Pressure Canning Soapnuts

A fair while ago Donna had purchased a large bag of soapnuts.  They are advertised as being a natural alternative to many soaps in the household.  So far we have been using them mostly for laundry, but I did fill a small bottle for Kenny to try using in the sauna (I wondered if maybe they would be “no more tears” sort of gentle, as well as something more natural than most commercially prepared soaps).

Unfortunately, after a bit Kenny decided that he didn’t like the smell (seems mild enough to me) or the texture.  Admittedly, they don’t quite get as lathery as commercial soaps, but a bit of research seems to indicate that the lather is purely psychological anyway.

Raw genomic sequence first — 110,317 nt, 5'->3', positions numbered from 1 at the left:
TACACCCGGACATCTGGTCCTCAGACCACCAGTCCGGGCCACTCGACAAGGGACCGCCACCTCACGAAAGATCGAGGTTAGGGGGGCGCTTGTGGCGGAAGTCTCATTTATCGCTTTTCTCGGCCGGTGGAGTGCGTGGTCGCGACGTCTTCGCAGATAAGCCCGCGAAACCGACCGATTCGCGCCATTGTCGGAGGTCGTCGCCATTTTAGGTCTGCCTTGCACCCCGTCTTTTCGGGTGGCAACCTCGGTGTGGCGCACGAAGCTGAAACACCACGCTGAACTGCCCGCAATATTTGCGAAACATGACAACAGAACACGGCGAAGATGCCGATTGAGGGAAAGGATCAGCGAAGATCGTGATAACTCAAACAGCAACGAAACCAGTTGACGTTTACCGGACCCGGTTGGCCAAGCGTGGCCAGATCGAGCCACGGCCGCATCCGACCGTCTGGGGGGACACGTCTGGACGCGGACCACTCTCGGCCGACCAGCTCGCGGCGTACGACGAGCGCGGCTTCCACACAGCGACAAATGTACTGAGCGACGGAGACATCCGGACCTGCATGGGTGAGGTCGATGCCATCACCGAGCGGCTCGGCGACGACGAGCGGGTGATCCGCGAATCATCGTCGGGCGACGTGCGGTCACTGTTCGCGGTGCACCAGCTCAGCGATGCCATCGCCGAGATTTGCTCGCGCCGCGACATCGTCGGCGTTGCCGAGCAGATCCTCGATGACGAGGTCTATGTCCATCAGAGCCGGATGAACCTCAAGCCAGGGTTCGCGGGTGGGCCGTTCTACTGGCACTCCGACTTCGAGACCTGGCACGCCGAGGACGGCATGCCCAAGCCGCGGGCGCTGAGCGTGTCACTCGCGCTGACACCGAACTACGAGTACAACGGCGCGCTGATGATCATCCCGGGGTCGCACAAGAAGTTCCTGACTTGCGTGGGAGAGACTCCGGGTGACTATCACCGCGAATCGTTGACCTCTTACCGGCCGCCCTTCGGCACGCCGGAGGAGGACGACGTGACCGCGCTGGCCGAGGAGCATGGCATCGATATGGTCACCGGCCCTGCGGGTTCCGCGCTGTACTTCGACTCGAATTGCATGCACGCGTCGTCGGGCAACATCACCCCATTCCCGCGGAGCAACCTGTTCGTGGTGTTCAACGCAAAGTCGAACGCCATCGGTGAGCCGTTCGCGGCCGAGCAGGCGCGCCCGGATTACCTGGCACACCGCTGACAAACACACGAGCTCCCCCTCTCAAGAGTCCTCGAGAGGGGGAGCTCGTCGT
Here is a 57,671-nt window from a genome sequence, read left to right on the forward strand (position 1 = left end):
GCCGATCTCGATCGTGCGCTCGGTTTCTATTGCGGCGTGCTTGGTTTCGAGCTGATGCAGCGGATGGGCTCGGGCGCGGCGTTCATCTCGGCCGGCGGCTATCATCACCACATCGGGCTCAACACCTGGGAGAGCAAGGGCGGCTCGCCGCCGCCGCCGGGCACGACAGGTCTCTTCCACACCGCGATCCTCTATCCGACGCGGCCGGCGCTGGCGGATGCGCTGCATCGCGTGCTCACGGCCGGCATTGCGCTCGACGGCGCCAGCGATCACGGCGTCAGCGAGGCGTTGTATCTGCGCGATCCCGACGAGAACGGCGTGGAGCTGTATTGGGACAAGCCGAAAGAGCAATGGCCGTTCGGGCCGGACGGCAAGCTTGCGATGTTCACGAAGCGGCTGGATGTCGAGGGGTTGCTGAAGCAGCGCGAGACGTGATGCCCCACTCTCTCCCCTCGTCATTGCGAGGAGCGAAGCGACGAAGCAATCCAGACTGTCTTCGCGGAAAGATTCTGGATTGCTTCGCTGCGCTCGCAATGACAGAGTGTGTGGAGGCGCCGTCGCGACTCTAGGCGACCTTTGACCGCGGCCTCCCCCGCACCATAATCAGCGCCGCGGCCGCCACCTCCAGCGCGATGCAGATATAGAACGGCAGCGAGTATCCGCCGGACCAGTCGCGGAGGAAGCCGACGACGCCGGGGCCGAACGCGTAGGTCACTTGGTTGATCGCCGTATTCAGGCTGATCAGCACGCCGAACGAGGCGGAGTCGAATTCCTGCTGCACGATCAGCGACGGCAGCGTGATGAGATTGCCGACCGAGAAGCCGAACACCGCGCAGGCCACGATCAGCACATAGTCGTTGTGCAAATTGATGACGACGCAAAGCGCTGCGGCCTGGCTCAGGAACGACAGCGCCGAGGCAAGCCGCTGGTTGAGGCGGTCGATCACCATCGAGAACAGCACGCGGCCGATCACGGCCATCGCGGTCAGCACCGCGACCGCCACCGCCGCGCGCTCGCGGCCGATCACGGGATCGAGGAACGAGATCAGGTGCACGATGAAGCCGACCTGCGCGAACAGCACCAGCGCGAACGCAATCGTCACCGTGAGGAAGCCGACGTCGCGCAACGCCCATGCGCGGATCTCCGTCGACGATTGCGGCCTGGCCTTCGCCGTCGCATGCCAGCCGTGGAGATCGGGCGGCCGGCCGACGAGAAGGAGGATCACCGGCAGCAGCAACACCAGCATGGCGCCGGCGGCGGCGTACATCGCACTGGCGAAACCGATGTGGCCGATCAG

So back to laundry for the soap nuts.  I started cooking up a litre of the mixture at a time, using the rice cooker during off-times of appliance use.  Donna noticed occasional black deposits inside the container I was storing it in, and pointed out that she had read that you really shouldn’t keep the prepared mixture of soap nuts around for more than two or three weeks, as it had the potential to go off, or grow mold, or explode, or something that I wasn’t paying much attention to.

Last week, when I helped her set up to can some ground beef that had been on sale at a decent price, she suggested that she had also heard that you can pressure can the soapnuts (or was it the mixture only?) and then they will keep for much longer (of course!)